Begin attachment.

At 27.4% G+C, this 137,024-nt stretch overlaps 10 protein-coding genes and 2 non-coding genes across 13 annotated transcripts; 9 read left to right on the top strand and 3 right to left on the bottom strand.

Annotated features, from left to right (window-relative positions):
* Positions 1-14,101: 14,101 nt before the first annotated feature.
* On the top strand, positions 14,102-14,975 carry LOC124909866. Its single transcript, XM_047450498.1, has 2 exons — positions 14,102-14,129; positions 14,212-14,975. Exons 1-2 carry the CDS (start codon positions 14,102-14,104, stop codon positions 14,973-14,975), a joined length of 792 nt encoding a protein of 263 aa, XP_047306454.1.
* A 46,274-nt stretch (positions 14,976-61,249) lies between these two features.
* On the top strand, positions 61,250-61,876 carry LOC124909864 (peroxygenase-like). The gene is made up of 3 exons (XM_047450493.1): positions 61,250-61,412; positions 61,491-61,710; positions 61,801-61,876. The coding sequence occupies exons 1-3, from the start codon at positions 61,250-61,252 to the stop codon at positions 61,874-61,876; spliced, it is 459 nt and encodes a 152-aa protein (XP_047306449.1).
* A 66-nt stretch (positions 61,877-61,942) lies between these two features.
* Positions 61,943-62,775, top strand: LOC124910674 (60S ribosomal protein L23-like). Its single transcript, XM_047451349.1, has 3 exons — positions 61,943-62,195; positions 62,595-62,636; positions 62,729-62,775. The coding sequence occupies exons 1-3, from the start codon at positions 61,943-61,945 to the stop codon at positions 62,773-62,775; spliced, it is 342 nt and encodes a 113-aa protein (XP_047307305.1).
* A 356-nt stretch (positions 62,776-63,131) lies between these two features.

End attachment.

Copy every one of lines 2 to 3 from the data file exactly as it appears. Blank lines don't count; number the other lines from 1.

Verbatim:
Annotated features, from left to right (window-relative positions):
* Positions 1-14,101: 14,101 nt before the first annotated feature.